Clinton's daughter, Chelsea, and husband, Bill, also visited, while Obama supporter Sen. Edward M. Kennedy of Massachusetts campaigned in two cities in the days before the vote.
Both campaigns hit Maine heavily with radio and TV advertising, and voters' homes were being bombarded with pre-taped messages in support of both candidates.
On Sunday, Massachusetts Gov. Deval Patrick, Rep. Patrick Kennedy of Rhode Island and Sen. John Kerry of Massachusetts, the 2004 Democratic presidential candidate, visited Maine caucuses on Obama's behalf. On Clinton's side, Baldacci, Massachusetts Rep. Jim McGovern and New York Rep. Gregory Meeks campaigned.
The high level of excitement contrasted with earlier expectations that the post-Super Tuesday timing of the caucuses would dampen voter interest.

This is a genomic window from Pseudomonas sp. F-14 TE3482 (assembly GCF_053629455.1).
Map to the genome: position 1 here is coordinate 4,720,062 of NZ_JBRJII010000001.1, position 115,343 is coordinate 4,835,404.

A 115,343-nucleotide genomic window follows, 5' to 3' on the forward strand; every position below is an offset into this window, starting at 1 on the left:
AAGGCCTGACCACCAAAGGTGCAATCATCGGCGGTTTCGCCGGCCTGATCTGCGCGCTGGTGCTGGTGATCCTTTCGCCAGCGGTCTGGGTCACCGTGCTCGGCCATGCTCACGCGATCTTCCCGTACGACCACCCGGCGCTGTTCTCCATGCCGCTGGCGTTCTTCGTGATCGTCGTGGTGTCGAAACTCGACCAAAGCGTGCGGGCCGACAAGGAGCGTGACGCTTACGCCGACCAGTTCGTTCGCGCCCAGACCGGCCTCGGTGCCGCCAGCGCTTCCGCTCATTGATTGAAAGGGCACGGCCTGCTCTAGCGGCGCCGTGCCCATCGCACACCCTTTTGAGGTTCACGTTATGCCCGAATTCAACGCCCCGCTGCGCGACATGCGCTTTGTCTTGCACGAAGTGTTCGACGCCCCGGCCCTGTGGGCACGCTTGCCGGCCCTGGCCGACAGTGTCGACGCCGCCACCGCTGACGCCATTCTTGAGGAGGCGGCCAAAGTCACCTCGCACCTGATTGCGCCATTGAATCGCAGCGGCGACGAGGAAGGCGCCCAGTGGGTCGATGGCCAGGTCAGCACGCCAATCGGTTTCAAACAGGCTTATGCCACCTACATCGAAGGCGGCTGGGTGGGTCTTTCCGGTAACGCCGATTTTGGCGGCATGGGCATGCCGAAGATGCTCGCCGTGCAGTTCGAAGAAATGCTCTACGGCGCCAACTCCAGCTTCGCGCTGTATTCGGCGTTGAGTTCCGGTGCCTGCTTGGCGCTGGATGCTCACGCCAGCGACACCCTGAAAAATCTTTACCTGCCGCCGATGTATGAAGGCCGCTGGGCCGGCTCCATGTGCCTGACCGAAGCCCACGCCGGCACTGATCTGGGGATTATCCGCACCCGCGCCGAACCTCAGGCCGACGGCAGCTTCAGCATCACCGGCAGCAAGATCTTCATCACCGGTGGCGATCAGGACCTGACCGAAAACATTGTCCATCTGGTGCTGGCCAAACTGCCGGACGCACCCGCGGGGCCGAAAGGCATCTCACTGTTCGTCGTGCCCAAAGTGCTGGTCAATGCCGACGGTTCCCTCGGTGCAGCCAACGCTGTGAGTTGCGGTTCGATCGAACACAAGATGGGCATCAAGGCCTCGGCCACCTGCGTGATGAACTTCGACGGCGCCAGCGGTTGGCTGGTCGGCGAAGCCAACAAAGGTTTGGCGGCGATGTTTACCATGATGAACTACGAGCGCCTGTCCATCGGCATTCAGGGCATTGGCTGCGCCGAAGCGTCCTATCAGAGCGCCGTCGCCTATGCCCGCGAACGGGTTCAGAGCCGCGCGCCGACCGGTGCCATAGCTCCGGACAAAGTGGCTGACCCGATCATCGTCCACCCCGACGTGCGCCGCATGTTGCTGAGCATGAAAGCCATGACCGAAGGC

Democrats on Sunday elected more than 3,500 delegates to the state convention. Based on Sunday's votes, delegates are allocated to each candidate.
A competitive GOP race a week earlier also helped to enliven interest in the Maine Republicans' nonbinding caucuses, which were won by Mitt Romney. He dropped out of the race last week, making it likely that Arizona Sen. John McCain would become the GOP nominee.
Associated Press writer David Sharp in Portland, Maine, and Charles Babington in Virginia, Va., contributed to this report.